Maternal dietary selenium intake during pregnancy is associated with higher birth weight and lower risk of small for gestational age births in the norwegian mother, father and child cohort study
Artikel i vetenskaplig tidskrift, 2021

Selenium is an essential trace element involved in the body’s redox reactions. Low selenium intake during pregnancy has been associated with low birth weight and an increased risk of children being born small for gestational age (SGA). Based on data from the Norwegian Mother, Father and Child Cohort Study (MoBa) and the Medical Birth Registry of Norway (MBRN), we studied the association of maternal selenium intake from diet and supplements during the first half of pregnancy (n = 71,728 women) and selenium status in mid-pregnancy (n = 2628 women) with birth weight and SGA status, according to population-based, ultrasound-based and customized growth standards. An increase of one standard deviation of maternal dietary selenium intake was associated with increased birth weight z-scores (ß = 0.027, 95% CI: 0.007, 0.041) and lower SGA risk (OR = 0.91, 95% CI 0.86, 0.97) after adjusting for confounders. Maternal organic and inorganic selenium intake from supplements as well as whole blood selenium concentration were not associated with birth weight or SGA. Our results suggest that a maternal diet rich in selenium during pregnancy may be beneficial for foetal growth. However, the effect estimates were small and further studies are needed to elucidate the potential impact of selenium on foetal growth.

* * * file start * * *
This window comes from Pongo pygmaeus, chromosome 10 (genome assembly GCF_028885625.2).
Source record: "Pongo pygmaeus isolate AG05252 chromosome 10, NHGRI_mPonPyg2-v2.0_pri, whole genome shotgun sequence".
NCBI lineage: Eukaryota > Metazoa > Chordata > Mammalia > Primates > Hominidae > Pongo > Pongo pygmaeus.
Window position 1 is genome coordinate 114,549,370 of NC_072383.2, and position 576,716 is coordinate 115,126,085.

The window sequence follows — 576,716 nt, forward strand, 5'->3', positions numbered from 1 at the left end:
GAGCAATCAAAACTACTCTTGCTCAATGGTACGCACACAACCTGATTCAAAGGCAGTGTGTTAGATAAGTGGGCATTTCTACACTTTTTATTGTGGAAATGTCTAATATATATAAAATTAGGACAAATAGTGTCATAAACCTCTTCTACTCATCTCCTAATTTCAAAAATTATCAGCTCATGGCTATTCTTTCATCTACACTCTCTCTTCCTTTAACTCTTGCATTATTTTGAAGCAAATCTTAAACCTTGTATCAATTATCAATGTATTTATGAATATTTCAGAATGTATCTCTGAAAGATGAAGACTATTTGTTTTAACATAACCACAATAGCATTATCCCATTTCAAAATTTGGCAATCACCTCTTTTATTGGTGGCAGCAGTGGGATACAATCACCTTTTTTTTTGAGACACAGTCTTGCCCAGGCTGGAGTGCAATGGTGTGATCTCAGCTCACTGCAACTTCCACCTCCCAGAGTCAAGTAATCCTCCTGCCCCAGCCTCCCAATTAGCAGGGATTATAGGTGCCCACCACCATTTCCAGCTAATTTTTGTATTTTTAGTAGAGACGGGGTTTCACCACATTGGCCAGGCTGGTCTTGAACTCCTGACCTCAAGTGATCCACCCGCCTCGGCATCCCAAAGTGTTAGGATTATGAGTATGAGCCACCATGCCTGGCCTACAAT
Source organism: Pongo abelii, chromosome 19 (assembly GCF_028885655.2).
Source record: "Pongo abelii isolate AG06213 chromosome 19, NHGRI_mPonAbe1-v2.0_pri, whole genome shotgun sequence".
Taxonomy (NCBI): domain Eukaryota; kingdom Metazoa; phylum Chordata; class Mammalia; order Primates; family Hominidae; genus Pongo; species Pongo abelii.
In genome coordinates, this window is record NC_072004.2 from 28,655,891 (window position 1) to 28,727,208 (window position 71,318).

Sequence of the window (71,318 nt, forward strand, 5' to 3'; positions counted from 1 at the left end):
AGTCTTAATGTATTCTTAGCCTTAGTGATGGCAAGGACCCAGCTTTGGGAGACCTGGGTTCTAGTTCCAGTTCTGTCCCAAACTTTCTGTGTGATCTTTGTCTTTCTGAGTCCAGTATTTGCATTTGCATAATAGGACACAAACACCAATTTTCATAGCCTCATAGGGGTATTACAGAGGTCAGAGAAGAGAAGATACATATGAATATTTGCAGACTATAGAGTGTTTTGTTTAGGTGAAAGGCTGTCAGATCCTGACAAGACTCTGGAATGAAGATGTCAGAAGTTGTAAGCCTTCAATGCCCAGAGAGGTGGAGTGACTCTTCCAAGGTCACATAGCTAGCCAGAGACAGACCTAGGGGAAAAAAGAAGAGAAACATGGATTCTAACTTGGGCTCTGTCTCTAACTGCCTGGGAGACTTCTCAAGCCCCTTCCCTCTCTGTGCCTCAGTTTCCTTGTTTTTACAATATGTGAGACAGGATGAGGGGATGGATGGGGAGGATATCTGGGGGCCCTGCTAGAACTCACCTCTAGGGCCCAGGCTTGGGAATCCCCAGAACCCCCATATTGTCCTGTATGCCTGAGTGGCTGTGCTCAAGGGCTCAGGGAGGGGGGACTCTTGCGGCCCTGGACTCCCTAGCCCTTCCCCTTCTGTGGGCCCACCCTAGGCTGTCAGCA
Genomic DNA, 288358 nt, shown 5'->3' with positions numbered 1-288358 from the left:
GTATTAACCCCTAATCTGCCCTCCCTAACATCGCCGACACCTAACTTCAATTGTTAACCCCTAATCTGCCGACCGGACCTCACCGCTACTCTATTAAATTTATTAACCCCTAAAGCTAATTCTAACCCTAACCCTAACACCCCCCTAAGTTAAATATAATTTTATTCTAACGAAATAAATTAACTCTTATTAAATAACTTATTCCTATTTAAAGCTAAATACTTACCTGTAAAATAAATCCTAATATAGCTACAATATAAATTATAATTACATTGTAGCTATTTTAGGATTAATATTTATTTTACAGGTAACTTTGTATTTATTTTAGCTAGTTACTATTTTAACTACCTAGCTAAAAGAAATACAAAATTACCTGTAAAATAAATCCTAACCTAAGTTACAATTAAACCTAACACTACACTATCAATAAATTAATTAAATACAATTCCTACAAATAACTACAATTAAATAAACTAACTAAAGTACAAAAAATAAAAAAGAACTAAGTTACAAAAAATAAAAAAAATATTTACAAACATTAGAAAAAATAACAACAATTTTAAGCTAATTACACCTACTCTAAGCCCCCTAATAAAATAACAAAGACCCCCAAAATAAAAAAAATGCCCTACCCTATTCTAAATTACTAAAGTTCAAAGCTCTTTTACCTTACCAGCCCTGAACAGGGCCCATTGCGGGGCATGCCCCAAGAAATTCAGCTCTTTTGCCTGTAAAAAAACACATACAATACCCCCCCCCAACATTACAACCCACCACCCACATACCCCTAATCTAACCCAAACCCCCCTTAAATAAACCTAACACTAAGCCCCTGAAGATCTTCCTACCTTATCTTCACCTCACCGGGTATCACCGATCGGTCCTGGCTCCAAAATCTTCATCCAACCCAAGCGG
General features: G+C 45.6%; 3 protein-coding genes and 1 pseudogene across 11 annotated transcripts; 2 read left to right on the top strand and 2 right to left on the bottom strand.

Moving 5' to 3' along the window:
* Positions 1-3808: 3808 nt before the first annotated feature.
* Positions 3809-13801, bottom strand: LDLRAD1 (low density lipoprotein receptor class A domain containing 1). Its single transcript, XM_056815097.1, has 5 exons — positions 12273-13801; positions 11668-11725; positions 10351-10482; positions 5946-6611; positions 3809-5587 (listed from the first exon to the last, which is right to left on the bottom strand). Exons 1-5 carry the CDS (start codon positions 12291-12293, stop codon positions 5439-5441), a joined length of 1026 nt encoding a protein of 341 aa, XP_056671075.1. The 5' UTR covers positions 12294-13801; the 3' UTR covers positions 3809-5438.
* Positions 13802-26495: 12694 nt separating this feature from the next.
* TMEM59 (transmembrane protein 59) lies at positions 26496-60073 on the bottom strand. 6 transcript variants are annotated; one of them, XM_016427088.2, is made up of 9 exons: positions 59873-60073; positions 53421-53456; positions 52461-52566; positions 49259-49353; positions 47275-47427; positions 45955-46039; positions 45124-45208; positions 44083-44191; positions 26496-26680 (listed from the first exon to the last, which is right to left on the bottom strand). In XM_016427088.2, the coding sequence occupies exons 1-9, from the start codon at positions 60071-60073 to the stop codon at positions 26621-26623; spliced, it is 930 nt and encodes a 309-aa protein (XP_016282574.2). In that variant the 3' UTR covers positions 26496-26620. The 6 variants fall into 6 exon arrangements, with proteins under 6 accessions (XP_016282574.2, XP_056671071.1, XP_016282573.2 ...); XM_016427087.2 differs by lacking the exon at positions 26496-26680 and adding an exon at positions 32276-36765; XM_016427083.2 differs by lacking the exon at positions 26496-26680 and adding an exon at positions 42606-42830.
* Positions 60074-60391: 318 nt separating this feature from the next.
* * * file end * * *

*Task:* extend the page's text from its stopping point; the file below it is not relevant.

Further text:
MoBa

Birth weight

The Norwegian Mother, Father and Child Cohort study

Intrauterine growth

Selenium

MBRN

Medical Birth Registry of Norway

Författare

Pol Sole-Navais

Göteborgs universitet

Anne-Lise Brantsaeter

Norwegian Institute of Public Health

Ida Henriette Caspersen

Norwegian Institute of Public Health

Thomas Lundh

Lunds universitet

L. J. Muglia

University of Cincinnati

Burroughs Wellcome Fund

Cincinnati Children's Hospital Medical Center

Helle M Meltzer

Norwegian Institute of Public Health

G. Zhang

University of Cincinnati

Cincinnati Children's Hospital Medical Center

Bo Jacobsson

Göteborgs universitet

Norwegian Institute of Public Health

Sahlgrenska universitetssjukhuset

Verena Sengpiel

Sahlgrenska universitetssjukhuset

Göteborgs universitet

Malin Barman

Karolinska Institutet

Chalmers, Biologi och bioteknik, Livsmedelsvetenskap

Nutrients

2072-6643 (ISSN)

Vol. 13 1 1-16 23

Ämneskategorier

Pediatrik

Reproduktionsmedicin och gynekologi

Näringslära

DOI

10.3390/nu13010023

PubMed

33374667

Mer information

Senast uppdaterat

2021-01-21